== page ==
The digital future
We can’t wait to meet Mammoth’s new director of community development, whoever that is.
Judging by the job description, he or she will, ideally, possess superhuman powers, with an ability to juggle a minimum of 19 specific job duties and about a dozen peripheral duties.
He or she also must leap tall buildings in a single bound, and demonstrate superhuman strength, speed, stamina, invulnerability, freezing breath, super hearing, multiple extrasensory and vision powers, longevity, flight, intelligence, and regeneration.
Even all that won’t get the new director far, because the new director is going to have to work alongside people who are hopelessly mired in 20th Century thinking.
If Mammoth is lucky, the town might break free of the old thinking and move forward in ways we haven’t actually considered yet.
At the forefront of new economic opportunity is increased Internet bandwidth as a consequence of the Digital 395 project, currently scheduled to go live this coming summer.
We have no idea what might result when the engineers flick the switch, but we know enough to say that there are plenty of ’net-based businesses that will not exactly be in a rush to come to Mammoth.
Traditionally, that is because we have not had reliable high-speed Internet connectivity, nor have the local providers even offered service to new customers.
But we see another kind of economic leader.
That person is the one who, at this very moment, is building very cool digital components over in Silicon Valley. All he or she needs is a small office, a computer, blazing bandwidth, and an amazing idea.
What’s more, the aforesaid entrepreneur would just love to get out of the clogged, expensive Santa Clara Valley. He wants to move to someplace that is remote, beautiful, and has the necessary bandwidth to complete complex computations, create intriguing algorithms, and so on.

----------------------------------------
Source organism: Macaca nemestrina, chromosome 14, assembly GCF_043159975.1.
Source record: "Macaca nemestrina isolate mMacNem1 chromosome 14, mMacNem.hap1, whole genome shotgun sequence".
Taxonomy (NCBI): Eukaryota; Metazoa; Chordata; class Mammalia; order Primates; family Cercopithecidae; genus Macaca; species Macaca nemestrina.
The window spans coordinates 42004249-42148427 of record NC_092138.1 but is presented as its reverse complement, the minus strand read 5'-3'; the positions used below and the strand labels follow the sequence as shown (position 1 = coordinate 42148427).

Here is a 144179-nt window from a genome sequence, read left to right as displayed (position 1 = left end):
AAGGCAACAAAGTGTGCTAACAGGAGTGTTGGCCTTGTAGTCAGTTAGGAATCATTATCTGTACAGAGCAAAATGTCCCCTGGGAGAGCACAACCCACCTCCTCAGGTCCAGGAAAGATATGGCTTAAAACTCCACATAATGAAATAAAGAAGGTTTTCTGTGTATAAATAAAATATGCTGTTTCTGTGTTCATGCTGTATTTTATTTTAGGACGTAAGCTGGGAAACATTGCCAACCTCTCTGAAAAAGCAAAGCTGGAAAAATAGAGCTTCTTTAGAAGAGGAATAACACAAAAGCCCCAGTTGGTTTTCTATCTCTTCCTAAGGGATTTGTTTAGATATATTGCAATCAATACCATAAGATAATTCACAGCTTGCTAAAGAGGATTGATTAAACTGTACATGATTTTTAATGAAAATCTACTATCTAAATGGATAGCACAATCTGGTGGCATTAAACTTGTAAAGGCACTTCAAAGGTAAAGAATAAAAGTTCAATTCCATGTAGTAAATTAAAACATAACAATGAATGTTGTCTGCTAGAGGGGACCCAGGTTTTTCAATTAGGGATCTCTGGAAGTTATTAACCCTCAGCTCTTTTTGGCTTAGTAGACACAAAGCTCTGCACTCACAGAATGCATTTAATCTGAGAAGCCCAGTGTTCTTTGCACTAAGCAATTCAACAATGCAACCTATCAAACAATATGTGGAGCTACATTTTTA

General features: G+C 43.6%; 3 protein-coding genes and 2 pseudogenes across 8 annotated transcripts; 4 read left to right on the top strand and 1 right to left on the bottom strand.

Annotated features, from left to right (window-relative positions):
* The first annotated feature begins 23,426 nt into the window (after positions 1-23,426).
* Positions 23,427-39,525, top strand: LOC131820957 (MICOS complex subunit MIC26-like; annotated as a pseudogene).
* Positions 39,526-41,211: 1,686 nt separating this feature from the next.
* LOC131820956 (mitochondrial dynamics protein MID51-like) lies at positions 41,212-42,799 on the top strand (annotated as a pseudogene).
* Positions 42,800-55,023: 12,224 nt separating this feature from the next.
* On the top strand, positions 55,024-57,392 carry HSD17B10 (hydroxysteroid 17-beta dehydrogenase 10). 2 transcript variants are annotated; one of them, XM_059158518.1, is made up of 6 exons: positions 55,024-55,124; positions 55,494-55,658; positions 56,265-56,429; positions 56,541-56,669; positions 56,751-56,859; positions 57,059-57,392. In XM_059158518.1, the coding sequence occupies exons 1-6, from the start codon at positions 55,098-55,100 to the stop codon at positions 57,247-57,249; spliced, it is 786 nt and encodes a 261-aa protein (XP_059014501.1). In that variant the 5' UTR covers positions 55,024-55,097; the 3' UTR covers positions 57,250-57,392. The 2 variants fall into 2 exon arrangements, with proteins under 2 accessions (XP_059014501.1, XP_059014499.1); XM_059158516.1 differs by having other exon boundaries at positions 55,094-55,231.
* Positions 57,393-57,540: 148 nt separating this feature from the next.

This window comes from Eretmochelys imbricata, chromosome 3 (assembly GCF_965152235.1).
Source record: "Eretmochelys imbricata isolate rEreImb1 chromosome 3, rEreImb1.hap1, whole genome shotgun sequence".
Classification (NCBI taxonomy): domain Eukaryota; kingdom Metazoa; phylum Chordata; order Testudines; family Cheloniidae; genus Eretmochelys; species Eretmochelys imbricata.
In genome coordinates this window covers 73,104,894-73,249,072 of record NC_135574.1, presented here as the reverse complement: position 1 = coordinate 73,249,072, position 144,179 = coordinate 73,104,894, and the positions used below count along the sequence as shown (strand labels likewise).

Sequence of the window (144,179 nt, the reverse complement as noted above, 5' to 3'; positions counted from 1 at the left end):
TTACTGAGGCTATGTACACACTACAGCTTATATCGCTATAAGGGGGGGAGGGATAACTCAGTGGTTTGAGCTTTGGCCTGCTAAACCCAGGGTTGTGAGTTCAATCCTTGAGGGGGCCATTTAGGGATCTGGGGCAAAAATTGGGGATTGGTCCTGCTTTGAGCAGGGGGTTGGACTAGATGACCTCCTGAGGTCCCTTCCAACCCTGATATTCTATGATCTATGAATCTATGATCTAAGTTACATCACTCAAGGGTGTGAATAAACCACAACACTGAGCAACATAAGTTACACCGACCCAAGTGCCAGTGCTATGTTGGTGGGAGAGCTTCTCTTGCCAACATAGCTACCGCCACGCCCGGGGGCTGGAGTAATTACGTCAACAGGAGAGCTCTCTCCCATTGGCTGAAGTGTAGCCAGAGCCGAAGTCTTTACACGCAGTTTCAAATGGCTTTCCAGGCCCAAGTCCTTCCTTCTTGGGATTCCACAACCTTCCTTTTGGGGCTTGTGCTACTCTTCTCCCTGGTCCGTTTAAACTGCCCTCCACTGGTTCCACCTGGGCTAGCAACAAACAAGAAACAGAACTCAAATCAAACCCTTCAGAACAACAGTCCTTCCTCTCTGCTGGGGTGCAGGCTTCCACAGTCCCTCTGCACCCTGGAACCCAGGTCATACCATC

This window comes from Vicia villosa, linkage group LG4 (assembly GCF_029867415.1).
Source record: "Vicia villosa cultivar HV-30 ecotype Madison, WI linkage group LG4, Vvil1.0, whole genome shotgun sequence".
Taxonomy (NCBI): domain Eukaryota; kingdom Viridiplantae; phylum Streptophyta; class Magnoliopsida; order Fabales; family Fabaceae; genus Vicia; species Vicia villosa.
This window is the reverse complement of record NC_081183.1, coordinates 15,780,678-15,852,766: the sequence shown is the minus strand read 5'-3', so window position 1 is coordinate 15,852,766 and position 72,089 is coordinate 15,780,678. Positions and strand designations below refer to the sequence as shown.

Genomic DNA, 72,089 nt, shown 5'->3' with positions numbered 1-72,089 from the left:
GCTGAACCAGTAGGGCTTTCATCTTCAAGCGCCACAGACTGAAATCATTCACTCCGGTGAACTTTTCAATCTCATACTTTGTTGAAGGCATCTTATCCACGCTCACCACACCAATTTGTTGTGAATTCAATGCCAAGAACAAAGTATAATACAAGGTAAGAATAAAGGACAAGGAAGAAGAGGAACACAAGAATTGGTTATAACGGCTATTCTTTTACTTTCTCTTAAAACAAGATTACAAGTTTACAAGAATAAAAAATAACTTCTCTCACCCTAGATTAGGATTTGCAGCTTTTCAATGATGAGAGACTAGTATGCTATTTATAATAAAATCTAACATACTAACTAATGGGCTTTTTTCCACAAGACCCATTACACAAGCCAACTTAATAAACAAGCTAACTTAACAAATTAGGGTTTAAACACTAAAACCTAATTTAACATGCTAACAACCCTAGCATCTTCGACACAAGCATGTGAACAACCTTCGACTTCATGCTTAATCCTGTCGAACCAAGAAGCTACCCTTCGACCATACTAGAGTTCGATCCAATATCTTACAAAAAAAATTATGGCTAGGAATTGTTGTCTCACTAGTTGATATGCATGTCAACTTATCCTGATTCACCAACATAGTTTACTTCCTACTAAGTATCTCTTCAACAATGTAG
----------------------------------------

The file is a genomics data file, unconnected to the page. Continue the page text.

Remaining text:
So far, it has been a bit deflating to hear the silence with which the Digital 395 project is associated. Rather, we’ve heard a lot of the same old stuff regarding economic development.
Ever since the Digital 395 project came into focus, we have randomly polled people as to how they are going to use all that buried optic cable. Alarmingly, most people haven’t the foggiest, to use the name of one of our favorite ski runs on Mammoth Mountain.
The fact is, Mammoth is four square miles of stunning beauty, protected by federal land, living in a kind of Dark Age.
But with the advent of fast bandwidth, all kinds of things are possible, and we hope the new director of community development is up to speed.
We have a sinking feeling, though.
In the job description for the new director of community development, there is nothing we can see that would require a cutting-edge mentality; there is nothing that speaks to a digital future, and there is much that urges a kind of conservatism, in line with economic stagnation of the past.
Here’s hoping that the new director of economic development has the agility to leapfrog over the heads of most of our current leaders, and forge a role that speaks to the future.
We’re starting from behind, and we need to catch up fast.